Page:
Early in Game 2, Dallas threw away most of his stacked pick and roll sets — ones where two players adjust screens for the ball handler — and spammed the Dončić pick and roll with Reggie Bullock, Curry’s assignment. He put up 29 screens Friday, the most of any game this season; the second most was the 22 he fielded in Game 1. (Four of the eight games in which he put up the most screens came against Utah; another came against Golden State in the regular season.) Bullock’s quick release makes him the ideal player to move quickly and bomb away before Curry can recover. These actions either took him out for 3 seconds, allowed Dončić to attack Wiggins before resetting, or forced Golden State to help Bullock, creating mixed-up situations that Dallas duly took advantage of. Dallas averaged 1.7 points per possession every time Bullock played for Dončić, an astronomically high number for each halffield action. It was a smart adjustment to the defensive strategy Golden State had effectively established in the opening game of this series.

Golden State responded in the third quarter by switching Curry to Dorian Finney-Smith, a slower shooter who doesn’t panic as much when moving away from the ball. That’s probably why Dončić went from attacking Wiggins to looking for Looney switches. Without Bullock’s interfering gravity, Wiggins more often restored proper defensive position against Dončić. Dallas also suffered from a reversal of shooting in the third, hitting just 2 of 13 from behind the arc.

Dončić, with all his grievances, admitted after the game that he went into half-time exhausted. Although catching Curry on the other end prevented Dončić from being constantly exposed, Wiggins would sometimes drive straight at Dončić himself, cutting off primary actions to call his own number. While Wiggins was shooting 3-for-6 with Dončić as his closest defender – not nearly enough volume to sustain an offense – getting Dončić to expend energy in a variety of ways is useful.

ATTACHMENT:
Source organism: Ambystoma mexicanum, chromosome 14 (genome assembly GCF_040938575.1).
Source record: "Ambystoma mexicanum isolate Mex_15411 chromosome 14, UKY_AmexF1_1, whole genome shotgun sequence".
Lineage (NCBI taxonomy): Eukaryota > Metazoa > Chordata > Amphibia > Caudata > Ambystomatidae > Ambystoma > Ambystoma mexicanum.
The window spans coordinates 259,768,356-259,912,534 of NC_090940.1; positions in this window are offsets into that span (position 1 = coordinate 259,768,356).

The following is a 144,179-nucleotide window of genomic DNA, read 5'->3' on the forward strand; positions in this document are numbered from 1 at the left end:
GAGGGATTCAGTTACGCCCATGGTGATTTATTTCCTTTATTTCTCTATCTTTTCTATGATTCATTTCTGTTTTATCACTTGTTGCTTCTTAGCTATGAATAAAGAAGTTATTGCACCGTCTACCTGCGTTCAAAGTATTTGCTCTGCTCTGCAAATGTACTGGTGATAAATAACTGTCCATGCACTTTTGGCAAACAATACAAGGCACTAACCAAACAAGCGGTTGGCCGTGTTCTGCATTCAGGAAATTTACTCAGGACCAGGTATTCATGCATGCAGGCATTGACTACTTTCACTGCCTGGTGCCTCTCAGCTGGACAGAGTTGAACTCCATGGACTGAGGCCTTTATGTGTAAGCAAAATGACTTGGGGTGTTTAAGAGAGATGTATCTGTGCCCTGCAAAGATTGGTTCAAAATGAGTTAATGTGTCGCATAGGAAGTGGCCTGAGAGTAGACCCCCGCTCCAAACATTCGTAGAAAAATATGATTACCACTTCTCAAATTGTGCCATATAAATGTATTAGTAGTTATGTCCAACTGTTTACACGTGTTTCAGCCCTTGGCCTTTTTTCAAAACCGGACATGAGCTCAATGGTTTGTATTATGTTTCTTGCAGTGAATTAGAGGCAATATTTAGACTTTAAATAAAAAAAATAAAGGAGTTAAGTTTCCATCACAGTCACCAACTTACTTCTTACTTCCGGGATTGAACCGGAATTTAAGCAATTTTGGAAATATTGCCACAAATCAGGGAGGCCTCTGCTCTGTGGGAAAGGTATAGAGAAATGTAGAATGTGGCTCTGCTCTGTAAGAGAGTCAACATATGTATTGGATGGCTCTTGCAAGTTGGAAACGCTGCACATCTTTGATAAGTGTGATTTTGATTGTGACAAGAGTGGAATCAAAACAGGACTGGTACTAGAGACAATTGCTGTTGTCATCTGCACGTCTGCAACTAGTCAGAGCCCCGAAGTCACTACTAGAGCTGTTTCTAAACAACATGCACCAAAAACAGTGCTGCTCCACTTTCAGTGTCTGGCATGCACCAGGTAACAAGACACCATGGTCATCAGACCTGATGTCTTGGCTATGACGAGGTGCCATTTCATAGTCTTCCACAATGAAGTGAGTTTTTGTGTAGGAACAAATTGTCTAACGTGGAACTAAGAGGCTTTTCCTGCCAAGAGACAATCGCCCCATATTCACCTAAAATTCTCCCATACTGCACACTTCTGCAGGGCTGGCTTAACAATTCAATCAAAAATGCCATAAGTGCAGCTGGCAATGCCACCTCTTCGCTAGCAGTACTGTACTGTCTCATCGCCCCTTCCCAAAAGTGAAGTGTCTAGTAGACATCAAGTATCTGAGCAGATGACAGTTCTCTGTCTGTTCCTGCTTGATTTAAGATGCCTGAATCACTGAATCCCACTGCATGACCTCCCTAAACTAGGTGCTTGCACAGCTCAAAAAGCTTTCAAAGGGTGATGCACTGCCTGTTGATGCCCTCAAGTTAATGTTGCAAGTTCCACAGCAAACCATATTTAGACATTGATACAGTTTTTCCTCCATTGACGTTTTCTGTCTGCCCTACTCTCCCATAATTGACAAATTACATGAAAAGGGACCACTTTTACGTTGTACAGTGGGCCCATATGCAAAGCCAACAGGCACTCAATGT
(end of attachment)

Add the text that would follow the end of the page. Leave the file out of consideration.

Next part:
On defense, the Warriors would sometimes let Dallas players cut the lane straight, covering on both sides, using zoning principles and relying on the near-impossibility of lasering passes for layups in the middle of the floor. Here’s an example below, late in the third quarter, although you can find half a dozen more if you comb through the footage. Dončić is such a brilliant passer that he might dare throw this over the top, but Otto Porter Jr. is well positioned to disrupt anything but a perfect pass. The screenshot below ends in a kick-ball injury that Golden State certainly counts as a defensive win.